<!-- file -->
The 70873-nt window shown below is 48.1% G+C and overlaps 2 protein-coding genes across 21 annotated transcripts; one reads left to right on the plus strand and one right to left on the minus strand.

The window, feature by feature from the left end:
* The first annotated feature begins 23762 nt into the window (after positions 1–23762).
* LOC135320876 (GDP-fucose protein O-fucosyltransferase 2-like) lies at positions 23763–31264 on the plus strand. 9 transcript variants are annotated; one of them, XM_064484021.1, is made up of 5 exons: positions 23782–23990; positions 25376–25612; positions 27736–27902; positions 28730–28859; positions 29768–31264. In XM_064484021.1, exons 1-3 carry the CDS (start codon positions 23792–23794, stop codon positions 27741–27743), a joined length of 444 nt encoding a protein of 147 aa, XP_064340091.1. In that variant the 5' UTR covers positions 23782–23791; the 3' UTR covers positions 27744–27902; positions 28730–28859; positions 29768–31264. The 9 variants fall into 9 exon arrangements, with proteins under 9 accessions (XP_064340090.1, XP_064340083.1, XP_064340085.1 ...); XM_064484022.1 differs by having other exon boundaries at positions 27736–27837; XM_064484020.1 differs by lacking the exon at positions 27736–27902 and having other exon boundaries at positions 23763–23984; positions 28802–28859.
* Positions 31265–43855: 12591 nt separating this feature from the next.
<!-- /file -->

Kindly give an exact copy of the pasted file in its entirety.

The 70873-nt window shown below is 48.1% G+C and overlaps 2 protein-coding genes across 21 annotated transcripts; one reads left to right on the plus strand and one right to left on the minus strand.

The window, feature by feature from the left end:
* The first annotated feature begins 23762 nt into the window (after positions 1–23762).
* LOC135320876 (GDP-fucose protein O-fucosyltransferase 2-like) lies at positions 23763–31264 on the plus strand. 9 transcript variants are annotated; one of them, XM_064484021.1, is made up of 5 exons: positions 23782–23990; positions 25376–25612; positions 27736–27902; positions 28730–28859; positions 29768–31264. In XM_064484021.1, exons 1-3 carry the CDS (start codon positions 23792–23794, stop codon positions 27741–27743), a joined length of 444 nt encoding a protein of 147 aa, XP_064340091.1. In that variant the 5' UTR covers positions 23782–23791; the 3' UTR covers positions 27744–27902; positions 28730–28859; positions 29768–31264. The 9 variants fall into 9 exon arrangements, with proteins under 9 accessions (XP_064340090.1, XP_064340083.1, XP_064340085.1 ...); XM_064484022.1 differs by having other exon boundaries at positions 27736–27837; XM_064484020.1 differs by lacking the exon at positions 27736–27902 and having other exon boundaries at positions 23763–23984; positions 28802–28859.
* Positions 31265–43855: 12591 nt separating this feature from the next.